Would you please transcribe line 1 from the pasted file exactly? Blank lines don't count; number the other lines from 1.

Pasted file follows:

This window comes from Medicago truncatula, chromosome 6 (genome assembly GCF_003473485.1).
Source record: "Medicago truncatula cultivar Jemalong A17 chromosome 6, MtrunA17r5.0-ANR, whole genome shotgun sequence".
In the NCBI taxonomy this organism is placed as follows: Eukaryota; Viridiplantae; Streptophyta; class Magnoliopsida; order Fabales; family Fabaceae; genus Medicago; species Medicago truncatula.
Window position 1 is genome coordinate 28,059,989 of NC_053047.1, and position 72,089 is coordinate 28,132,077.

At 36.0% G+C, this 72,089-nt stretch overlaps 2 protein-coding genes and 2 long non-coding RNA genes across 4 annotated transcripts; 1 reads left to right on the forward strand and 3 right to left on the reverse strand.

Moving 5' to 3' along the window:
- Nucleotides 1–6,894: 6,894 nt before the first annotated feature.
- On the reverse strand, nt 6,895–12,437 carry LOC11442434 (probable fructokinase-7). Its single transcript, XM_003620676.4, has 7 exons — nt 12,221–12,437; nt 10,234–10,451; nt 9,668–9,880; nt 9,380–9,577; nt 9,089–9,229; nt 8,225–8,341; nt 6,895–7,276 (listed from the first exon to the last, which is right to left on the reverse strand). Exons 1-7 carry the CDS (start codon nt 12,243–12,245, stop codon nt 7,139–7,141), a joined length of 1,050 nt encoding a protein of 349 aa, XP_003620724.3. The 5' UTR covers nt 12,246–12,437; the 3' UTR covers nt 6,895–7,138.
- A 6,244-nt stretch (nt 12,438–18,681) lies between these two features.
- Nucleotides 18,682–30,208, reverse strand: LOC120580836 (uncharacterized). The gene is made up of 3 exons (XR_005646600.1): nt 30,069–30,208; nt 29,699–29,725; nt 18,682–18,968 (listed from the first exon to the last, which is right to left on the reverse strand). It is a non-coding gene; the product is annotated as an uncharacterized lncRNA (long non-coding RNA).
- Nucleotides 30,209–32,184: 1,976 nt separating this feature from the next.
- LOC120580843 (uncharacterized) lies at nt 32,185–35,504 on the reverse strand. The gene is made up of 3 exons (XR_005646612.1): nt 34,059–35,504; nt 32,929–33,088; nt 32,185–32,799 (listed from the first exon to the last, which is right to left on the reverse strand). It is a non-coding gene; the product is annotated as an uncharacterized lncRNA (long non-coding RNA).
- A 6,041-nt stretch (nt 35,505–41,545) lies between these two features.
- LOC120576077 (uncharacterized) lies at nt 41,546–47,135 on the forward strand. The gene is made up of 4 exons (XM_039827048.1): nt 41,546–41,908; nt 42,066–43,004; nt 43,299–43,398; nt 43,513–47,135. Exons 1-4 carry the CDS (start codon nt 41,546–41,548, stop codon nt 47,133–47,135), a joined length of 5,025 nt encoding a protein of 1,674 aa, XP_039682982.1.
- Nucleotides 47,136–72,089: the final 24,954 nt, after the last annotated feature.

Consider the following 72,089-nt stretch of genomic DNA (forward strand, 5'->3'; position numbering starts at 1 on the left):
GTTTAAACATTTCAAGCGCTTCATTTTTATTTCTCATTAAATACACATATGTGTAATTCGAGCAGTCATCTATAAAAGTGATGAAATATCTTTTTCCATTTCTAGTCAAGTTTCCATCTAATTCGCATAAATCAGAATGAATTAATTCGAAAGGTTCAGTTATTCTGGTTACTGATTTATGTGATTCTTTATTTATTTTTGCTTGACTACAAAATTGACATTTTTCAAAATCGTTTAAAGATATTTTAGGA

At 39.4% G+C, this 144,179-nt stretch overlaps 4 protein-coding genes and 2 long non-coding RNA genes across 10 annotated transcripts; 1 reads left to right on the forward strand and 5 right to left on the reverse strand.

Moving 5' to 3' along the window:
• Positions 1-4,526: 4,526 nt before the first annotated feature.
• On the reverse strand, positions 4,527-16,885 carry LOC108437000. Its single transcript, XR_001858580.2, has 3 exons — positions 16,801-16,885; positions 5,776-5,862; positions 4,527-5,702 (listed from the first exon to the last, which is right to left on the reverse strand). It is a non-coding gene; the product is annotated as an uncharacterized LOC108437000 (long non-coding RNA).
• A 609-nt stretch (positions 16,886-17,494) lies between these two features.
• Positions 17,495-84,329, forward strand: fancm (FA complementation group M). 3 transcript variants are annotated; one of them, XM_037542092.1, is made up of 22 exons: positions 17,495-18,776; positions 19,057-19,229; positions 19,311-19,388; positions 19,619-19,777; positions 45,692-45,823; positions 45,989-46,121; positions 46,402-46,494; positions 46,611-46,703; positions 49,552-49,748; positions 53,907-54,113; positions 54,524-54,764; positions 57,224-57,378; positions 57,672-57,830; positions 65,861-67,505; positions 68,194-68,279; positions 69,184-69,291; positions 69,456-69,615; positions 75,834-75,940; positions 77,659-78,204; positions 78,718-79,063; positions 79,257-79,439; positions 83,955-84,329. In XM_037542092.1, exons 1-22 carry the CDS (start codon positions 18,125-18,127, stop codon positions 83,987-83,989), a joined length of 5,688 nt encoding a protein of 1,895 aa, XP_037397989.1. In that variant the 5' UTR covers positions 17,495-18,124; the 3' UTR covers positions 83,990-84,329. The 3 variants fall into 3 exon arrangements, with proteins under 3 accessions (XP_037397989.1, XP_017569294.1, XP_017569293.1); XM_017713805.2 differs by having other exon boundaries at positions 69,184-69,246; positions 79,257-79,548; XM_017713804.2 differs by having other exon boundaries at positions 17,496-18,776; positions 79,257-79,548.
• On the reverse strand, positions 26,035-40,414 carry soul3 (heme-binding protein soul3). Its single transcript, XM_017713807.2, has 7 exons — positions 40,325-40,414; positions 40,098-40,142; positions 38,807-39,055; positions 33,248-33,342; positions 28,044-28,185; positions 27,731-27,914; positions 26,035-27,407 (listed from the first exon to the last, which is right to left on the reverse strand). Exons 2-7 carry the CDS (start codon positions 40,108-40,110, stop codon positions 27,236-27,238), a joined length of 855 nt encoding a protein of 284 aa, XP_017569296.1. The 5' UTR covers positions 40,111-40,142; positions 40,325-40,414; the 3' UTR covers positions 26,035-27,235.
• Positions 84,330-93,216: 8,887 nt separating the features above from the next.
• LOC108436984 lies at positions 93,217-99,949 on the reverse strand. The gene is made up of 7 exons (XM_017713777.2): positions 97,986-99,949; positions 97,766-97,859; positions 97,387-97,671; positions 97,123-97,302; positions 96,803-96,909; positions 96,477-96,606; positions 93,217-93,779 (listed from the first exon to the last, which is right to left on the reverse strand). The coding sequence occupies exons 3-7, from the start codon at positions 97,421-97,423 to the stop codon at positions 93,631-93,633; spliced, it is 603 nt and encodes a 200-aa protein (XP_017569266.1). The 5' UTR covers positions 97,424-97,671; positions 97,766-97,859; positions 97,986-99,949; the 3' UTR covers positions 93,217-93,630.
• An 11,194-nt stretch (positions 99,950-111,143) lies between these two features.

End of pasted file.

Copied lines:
This window comes from Medicago truncatula, chromosome 6 (genome assembly GCF_003473485.1).